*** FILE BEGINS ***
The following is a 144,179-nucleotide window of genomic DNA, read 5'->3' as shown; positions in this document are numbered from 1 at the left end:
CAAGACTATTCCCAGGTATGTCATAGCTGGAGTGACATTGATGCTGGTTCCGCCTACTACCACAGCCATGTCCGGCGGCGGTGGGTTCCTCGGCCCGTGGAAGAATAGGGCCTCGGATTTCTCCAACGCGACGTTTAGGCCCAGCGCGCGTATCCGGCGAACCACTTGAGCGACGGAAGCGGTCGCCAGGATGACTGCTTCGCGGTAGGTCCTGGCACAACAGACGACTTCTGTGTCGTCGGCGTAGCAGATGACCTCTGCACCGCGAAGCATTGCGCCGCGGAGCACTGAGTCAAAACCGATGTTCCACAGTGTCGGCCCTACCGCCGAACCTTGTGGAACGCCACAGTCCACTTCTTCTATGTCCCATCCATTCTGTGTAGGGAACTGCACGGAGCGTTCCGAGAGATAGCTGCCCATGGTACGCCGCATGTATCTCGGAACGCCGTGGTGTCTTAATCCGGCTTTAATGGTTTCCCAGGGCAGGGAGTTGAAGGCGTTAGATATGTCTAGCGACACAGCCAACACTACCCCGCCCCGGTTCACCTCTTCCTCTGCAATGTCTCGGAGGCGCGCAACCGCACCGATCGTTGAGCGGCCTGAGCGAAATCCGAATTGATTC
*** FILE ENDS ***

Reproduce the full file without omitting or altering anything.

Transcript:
The following is a 144,179-nucleotide window of genomic DNA, read 5'->3' as shown; positions in this document are numbered from 1 at the left end:
CAAGACTATTCCCAGGTATGTCATAGCTGGAGTGACATTGATGCTGGTTCCGCCTACTACCACAGCCATGTCCGGCGGCGGTGGGTTCCTCGGCCCGTGGAAGAATAGGGCCTCGGATTTCTCCAACGCGACGTTTAGGCCCAGCGCGCGTATCCGGCGAACCACTTGAGCGACGGAAGCGGTCGCCAGGATGACTGCTTCGCGGTAGGTCCTGGCACAACAGACGACTTCTGTGTCGTCGGCGTAGCAGATGACCTCTGCACCGCGAAGCATTGCGCCGCGGAGCACTGAGTCAAAACCGATGTTCCACAGTGTCGGCCCTACCGCCGAACCTTGTGGAACGCCACAGTCCACTTCTTCTATGTCCCATCCATTCTGTGTAGGGAACTGCACGGAGCGTTCCGAGAGATAGCTGCCCATGGTACGCCGCATGTATCTCGGAACGCCGTGGTGTCTTAATCCGGCTTTAATGGTTTCCCAGGGCAGGGAGTTGAAGGCGTTAGATATGTCTAGCGACACAGCCAACACTACCCCGCCCCGGTTCACCTCTTCCTCTGCAATGTCTCGGAGGCGCGCAACCGCACCGATCGTTGAGCGGCCTGAGCGAAATCCGAATTGATTC